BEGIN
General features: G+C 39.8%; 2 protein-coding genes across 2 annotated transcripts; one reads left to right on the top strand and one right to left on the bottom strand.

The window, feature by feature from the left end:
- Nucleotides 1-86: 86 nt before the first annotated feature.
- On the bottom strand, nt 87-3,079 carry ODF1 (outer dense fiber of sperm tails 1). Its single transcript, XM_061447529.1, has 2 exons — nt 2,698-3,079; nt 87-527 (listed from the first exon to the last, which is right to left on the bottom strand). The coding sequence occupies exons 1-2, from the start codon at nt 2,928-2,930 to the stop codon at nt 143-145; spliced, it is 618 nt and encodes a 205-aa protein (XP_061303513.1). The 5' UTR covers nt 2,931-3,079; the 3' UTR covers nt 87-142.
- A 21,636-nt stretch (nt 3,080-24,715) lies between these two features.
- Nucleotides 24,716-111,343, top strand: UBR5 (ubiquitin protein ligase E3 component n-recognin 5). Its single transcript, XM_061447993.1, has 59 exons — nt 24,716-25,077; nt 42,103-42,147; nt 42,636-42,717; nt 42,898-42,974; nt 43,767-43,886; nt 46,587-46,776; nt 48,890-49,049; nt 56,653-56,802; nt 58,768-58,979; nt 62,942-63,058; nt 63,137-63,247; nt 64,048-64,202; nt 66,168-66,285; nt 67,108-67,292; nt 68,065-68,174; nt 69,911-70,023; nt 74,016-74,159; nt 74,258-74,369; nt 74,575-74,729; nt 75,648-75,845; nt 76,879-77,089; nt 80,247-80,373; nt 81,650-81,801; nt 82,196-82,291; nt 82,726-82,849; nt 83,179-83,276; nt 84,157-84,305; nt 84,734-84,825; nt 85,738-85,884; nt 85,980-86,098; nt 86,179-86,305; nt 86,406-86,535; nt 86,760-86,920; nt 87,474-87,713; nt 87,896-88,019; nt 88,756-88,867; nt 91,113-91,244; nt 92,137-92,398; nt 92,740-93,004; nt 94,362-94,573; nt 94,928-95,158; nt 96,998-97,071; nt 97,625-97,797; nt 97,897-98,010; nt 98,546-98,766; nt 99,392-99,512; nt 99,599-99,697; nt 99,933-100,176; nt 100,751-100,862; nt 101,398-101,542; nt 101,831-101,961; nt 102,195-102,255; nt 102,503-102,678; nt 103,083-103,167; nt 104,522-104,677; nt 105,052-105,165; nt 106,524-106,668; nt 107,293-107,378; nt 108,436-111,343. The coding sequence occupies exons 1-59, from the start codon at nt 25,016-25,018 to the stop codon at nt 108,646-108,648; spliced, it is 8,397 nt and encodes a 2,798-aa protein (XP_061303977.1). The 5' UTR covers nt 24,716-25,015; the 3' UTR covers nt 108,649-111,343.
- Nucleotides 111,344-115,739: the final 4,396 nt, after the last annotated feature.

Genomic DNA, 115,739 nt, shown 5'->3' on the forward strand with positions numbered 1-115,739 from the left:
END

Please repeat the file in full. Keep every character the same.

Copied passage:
General features: G+C 39.8%; 2 protein-coding genes across 2 annotated transcripts; one reads left to right on the top strand and one right to left on the bottom strand.

The window, feature by feature from the left end:
- Nucleotides 1-86: 86 nt before the first annotated feature.
- On the bottom strand, nt 87-3,079 carry ODF1 (outer dense fiber of sperm tails 1). Its single transcript, XM_061447529.1, has 2 exons — nt 2,698-3,079; nt 87-527 (listed from the first exon to the last, which is right to left on the bottom strand). The coding sequence occupies exons 1-2, from the start codon at nt 2,928-2,930 to the stop codon at nt 143-145; spliced, it is 618 nt and encodes a 205-aa protein (XP_061303513.1). The 5' UTR covers nt 2,931-3,079; the 3' UTR covers nt 87-142.
- A 21,636-nt stretch (nt 3,080-24,715) lies between these two features.
- Nucleotides 24,716-111,343, top strand: UBR5 (ubiquitin protein ligase E3 component n-recognin 5). Its single transcript, XM_061447993.1, has 59 exons — nt 24,716-25,077; nt 42,103-42,147; nt 42,636-42,717; nt 42,898-42,974; nt 43,767-43,886; nt 46,587-46,776; nt 48,890-49,049; nt 56,653-56,802; nt 58,768-58,979; nt 62,942-63,058; nt 63,137-63,247; nt 64,048-64,202; nt 66,168-66,285; nt 67,108-67,292; nt 68,065-68,174; nt 69,911-70,023; nt 74,016-74,159; nt 74,258-74,369; nt 74,575-74,729; nt 75,648-75,845; nt 76,879-77,089; nt 80,247-80,373; nt 81,650-81,801; nt 82,196-82,291; nt 82,726-82,849; nt 83,179-83,276; nt 84,157-84,305; nt 84,734-84,825; nt 85,738-85,884; nt 85,980-86,098; nt 86,179-86,305; nt 86,406-86,535; nt 86,760-86,920; nt 87,474-87,713; nt 87,896-88,019; nt 88,756-88,867; nt 91,113-91,244; nt 92,137-92,398; nt 92,740-93,004; nt 94,362-94,573; nt 94,928-95,158; nt 96,998-97,071; nt 97,625-97,797; nt 97,897-98,010; nt 98,546-98,766; nt 99,392-99,512; nt 99,599-99,697; nt 99,933-100,176; nt 100,751-100,862; nt 101,398-101,542; nt 101,831-101,961; nt 102,195-102,255; nt 102,503-102,678; nt 103,083-103,167; nt 104,522-104,677; nt 105,052-105,165; nt 106,524-106,668; nt 107,293-107,378; nt 108,436-111,343. The coding sequence occupies exons 1-59, from the start codon at nt 25,016-25,018 to the stop codon at nt 108,646-108,648; spliced, it is 8,397 nt and encodes a 2,798-aa protein (XP_061303977.1). The 5' UTR covers nt 24,716-25,015; the 3' UTR covers nt 108,649-111,343.
- Nucleotides 111,344-115,739: the final 4,396 nt, after the last annotated feature.

Genomic DNA, 115,739 nt, shown 5'->3' on the forward strand with positions numbered 1-115,739 from the left: